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Universe could be Bigger and Older - Move over 13.7 Gy

  1. Aug 7, 2006 #1
    This would be very interesting if proved right.

    http://www.space.com/scienceastronomy/060807_mm_huble_revise.html
    (Please add other links related to this story if you find any.)

    http://arxiv.org/abs/astro-ph/0606279 - This may be the paper.

    I don't understand one thing, though (btw, I'm still a layman, quite literally, when it comes to cosmological matters). If H were smaller, then would not the galaxies slow down the farther they got, and wouldn't that in turn imply a smaller universe when compared with current estimates? :confused:
     
  2. jcsd
  3. Aug 7, 2006 #2

    If H is smaller then they have to be farther away to match the velocities we measure. We don't measure their distances we measure their redshifts which gives us velocity. H determines our distance estimate.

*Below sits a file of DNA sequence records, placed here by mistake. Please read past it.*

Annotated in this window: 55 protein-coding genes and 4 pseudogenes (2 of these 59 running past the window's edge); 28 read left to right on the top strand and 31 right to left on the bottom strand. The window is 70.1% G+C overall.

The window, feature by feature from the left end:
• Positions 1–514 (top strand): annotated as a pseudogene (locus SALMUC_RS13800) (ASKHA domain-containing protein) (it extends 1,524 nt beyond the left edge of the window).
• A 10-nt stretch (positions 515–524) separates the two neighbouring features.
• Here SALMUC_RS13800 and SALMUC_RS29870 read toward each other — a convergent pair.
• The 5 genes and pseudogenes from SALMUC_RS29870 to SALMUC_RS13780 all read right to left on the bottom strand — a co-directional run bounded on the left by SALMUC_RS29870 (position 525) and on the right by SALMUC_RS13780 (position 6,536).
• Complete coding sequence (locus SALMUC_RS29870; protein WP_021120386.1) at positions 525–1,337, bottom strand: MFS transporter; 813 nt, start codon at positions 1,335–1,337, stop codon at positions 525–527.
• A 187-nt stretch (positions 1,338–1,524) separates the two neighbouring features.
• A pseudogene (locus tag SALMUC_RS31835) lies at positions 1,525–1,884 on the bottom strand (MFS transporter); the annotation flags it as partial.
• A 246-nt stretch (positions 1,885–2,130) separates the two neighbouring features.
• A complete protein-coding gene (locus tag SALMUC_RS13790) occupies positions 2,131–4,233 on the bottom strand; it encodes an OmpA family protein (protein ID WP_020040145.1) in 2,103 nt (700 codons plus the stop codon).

4. Aug 7, 2006 #3

    marcus

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    thanks for the arxiv link. I believe you are right about this being the paper.

    One of the main results of the HST was Wendy Freedman's "HUBBLE KEY PROJECT" determining H0 to be 71
    (in units of km per second per Mpc)

    and these people imply that if their findings were confirmed it would be revised to 61

    here is what they actually say in their paper (one can discount what they were quoted as saying in the media)

    Before Wendy Freedman's team "settled" on 71------around which then a substantial consensus developed-----estimates of the hubble parameter varied widely from 50-100 and even higher. "all over the map"
    the variation was quite a bit more than what I say----more than the 50-100 range----I just can't remember what it was. quite scandalous.

    but since around 2000 or whenever they settled on 71 there has been a wonderful calm consensus in the field, which people called a new era of "precision cosmology" and a "concordance".